Maine gets a double treat this weekend when the nationally renowned Sean Chambers Band plays two gigs. The first, for those who prefer big-concert sounds, is Saturday night at the Lincoln Homecoming Festival. The second, for those who prefer a more intimate experience, is Sunday night at the 4points BBQ and Blues House in Winterport — which has been making some waves lately, landing the likes of blues notables Chris Duarte and Little Ed and the Blues Imperials.

With the Sean Chambers Band is its drummer, Lincoln native Paul Broderick, who originally joined a small blues band called Guilty, along with his friend from Lincoln, guitarist Jeff Hooke, in 1991. Broderick drummed on a Bulgarian tour, playing crowds as big as 40,000.

“That was my first introduction to the blues, as far as playing it,” Broderick recalled. “I knew right then, ‘This is what I want to do.’”

But his first push was Southern rock, in Florida, at a time when he quickly realized that genre wasn’t strong with new acts. He knew he had to do something else.

“Metallica was breaking ‘The Black Album,’” he said. “Nirvana was huge. The last thing anyone wanted to hear was Southern rock.”

But Broderick knew the blues. And in 1993, after barely a month in Florida, he was in a small club where Sean Chambers was playing. Right then, Broderick knew he wanted to play in Chambers’ band. “There was an edge to his playing,” he recalled. “It’s that aggressive, in-your-face style of guitar. And there’s something in his voice that fits what we do. It just seems right.”

He eventually made it into the band. It’s great for Broderick, who essentially playing for an idol who he fully expects to become a superstar.

“Sean is special, and I hope that his day is coming,” Broderick said. “He definitely deserves it. I’m flattered to be in his band.”

If you’re not a blues fan, once you listen to “Ten Til Midnight,” “Strong Temptation,” and “Full Moon on Main Street,” you probably will be. And if you are a blues fan, you’ll likely want more of Chambers’ original flavor. Chambers, who “Guitarist” magazine recently named one of the top 50 blues guitarists of the last century — at #47, between legendary blind guitarist Jeff Healy and country-blues sensation Bonnie Raitt — loved visiting Lincoln last year.

“Paul told us it would be a great time and everybody would welcome us with open arms,” he said. “We had a really good show and had a really good tour.”

Last year, the SCB ended its tour in Lincoln; this year, it begins it there, with Winterport the next day. And Chambers is eager to return.

“This is probably going to be one of the highlights of our tour,” he said.

It’s quite a pair of shows — the first with a large crowd on an outdoor stage; the second at a more intimate indoor setting.

“Sometimes, those smaller, more intimate shows can be more fun, and the sound can be better,” Chambers said. “Sometimes, in a small club like that, the energy’s real good.”

For Broderick, his adrenaline really gets pumping performing for big crowds. But there’s also something about the smaller, more intimate settings like clubs and bars.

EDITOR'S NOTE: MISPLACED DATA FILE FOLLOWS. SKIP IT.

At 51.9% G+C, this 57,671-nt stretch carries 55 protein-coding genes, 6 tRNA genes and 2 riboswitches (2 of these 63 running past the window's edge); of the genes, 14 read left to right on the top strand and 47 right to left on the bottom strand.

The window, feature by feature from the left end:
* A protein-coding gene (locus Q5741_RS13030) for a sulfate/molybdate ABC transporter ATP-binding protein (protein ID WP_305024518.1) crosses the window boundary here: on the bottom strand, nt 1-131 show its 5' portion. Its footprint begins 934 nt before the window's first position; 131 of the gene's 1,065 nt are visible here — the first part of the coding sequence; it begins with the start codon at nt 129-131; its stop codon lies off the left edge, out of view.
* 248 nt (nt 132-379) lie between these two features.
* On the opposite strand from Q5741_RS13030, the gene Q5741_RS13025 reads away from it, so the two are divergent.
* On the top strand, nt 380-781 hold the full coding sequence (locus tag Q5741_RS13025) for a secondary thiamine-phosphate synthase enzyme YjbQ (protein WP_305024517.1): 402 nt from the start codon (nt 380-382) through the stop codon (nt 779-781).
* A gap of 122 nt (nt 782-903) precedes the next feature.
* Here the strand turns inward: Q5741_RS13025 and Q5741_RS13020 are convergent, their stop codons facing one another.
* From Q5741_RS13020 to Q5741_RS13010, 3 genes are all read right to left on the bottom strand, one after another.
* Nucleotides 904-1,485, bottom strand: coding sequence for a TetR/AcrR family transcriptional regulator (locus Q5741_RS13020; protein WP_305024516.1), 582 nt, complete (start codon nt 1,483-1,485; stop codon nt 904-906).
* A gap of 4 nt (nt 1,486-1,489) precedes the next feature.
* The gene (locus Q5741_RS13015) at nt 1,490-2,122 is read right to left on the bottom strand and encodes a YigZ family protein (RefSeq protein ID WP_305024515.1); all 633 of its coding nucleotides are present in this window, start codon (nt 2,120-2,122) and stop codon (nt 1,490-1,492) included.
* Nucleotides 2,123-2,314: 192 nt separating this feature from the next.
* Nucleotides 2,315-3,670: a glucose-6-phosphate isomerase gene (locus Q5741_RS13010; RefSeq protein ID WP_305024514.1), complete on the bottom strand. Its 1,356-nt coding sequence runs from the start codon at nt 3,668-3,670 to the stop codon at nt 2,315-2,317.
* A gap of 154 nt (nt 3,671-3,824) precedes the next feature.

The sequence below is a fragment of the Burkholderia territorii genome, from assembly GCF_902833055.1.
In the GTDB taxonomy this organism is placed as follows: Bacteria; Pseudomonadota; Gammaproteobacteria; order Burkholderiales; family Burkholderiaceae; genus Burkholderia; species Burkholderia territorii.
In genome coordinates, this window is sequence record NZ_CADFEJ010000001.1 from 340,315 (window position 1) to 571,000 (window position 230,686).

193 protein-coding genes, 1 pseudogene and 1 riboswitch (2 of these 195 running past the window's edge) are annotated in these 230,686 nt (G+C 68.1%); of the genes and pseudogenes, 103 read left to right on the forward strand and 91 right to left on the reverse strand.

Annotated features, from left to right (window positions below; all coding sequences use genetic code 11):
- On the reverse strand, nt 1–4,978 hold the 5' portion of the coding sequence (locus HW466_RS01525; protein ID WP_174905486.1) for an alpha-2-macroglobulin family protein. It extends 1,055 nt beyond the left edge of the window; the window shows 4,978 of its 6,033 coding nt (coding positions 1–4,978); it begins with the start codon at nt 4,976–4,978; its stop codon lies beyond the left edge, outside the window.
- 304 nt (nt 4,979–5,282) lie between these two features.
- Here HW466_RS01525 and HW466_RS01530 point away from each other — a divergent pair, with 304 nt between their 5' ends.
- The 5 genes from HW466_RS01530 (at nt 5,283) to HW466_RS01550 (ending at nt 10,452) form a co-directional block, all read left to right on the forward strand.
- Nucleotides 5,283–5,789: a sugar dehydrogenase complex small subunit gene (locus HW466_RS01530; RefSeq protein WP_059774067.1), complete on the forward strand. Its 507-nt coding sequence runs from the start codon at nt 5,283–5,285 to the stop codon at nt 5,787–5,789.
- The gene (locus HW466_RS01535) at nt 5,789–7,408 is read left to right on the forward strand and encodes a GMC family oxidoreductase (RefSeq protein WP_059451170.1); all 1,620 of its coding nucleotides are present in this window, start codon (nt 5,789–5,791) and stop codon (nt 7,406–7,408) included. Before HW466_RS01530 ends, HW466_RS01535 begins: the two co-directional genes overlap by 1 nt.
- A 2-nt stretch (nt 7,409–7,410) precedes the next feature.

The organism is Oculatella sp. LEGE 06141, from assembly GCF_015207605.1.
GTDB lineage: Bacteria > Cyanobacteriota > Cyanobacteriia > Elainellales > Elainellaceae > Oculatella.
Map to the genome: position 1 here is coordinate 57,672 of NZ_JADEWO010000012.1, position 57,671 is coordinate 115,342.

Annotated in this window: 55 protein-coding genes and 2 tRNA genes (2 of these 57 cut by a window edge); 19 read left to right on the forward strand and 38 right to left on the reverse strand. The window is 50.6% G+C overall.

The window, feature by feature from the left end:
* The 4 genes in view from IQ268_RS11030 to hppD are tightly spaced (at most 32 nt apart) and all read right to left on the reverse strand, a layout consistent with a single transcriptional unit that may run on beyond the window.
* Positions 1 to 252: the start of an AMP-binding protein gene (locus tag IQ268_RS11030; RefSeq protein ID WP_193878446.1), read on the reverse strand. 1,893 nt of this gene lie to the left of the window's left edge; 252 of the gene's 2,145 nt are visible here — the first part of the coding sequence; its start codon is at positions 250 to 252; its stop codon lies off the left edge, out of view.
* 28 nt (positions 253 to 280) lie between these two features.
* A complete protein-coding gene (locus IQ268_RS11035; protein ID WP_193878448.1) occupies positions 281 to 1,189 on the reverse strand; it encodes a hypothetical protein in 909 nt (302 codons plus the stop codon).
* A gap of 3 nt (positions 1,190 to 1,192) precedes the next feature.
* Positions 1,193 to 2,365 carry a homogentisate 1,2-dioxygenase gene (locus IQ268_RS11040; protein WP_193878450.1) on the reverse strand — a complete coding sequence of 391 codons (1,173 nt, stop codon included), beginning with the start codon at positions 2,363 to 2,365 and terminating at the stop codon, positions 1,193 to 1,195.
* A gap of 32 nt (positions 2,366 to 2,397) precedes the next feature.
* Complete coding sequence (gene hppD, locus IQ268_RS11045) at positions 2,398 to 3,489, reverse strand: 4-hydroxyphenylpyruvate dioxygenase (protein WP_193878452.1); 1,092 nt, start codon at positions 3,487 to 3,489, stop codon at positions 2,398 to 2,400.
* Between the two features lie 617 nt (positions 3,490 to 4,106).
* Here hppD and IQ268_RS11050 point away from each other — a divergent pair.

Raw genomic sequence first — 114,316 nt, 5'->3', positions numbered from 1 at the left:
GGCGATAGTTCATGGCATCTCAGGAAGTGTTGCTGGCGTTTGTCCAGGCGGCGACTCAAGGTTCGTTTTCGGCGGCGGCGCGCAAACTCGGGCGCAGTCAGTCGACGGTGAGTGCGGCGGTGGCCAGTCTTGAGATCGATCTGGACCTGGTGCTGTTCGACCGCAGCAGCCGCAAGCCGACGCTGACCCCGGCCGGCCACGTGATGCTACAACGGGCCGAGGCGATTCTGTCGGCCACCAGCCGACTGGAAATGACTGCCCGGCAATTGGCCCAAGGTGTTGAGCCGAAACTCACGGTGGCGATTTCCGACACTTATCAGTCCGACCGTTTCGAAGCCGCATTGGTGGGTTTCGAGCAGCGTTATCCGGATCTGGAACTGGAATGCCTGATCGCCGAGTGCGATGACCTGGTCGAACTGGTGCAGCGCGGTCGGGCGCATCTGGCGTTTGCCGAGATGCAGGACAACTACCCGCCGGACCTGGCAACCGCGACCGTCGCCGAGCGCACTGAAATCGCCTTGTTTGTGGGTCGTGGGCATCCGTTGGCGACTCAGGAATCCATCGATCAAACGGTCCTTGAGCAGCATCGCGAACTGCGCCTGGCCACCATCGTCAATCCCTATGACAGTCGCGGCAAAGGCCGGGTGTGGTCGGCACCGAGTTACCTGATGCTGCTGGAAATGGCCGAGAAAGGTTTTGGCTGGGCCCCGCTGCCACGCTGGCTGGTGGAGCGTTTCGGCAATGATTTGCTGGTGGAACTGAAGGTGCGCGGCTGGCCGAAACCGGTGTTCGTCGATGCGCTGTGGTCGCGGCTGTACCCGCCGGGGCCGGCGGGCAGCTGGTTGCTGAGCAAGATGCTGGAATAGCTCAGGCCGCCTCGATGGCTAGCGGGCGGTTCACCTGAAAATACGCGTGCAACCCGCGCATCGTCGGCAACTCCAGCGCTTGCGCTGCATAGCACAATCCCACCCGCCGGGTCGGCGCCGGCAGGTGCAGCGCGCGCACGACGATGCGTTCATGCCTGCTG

“When you’re on a [big stage], it’s unreal when you just hit your kick drum. It’s just like a thud in your chest. It’s an awesome feeling,” Broderick said. “It can be much more nerve-wracking playing for a small crowd,” Broderick said. “Playing for a big crowd is very easy.”

John Ramirez, owner of 4points BBQ and Blues House in Winterport, is ready for SCB’s appearance. But bringing big names there is nothing new; in its 18 months, 4points has regularly packed the outdoor venue with patrons eager for Southern-style barbecue — smoked beef from Texas and pork from Indiana and Iowa, flown in via W.A. Bean and butchered within 48 hours of being cooked in Winterport. Add classy blues acts rocking the outdoor stage, and visitors are ready for a great time.

“4points is a fun venue because it is so small, and a lot of big name artists enjoy doing small venues like this,” Ramirez said. “Every ticket is a front-row ticket.”

Everyone in the outdoor arena is within 20 feet of the stage. But the venue can hold just 100 people, so if you want that experience, get to for tickets, or take your chances at the door. The stage and tables are covered; the tables hold about 70, but other patrons set up lawn chairs right on the patio.

“That’s how we do it back in the South,” Ramirez said.

Whether in Lincoln or in Winterport, folks can expect to hear some of the tunes off the SCB’s latest album, “Live at the Long Island Blues Warehouse,” and its previous studio album, “Ten Til Midnight.” The band will have CDs available. The band consists of Chambers, Broderick, Gary Keith, and Richard Price.

Catch the Sean Chambers Band at the Lincoln Homecoming Festival on Saturday, July 21 from 7 p.m. – 9:30 p.m., right before the fireworks. Or to get up close and personal, and to sample great barbecue fare, see them at the 4points BBQ and Blues House in Winterport on Sunday, July 22 at 5:30 p.m.

“Were absolutely looking forward to it,” Chambers said. “It’s going to be a really good time.”

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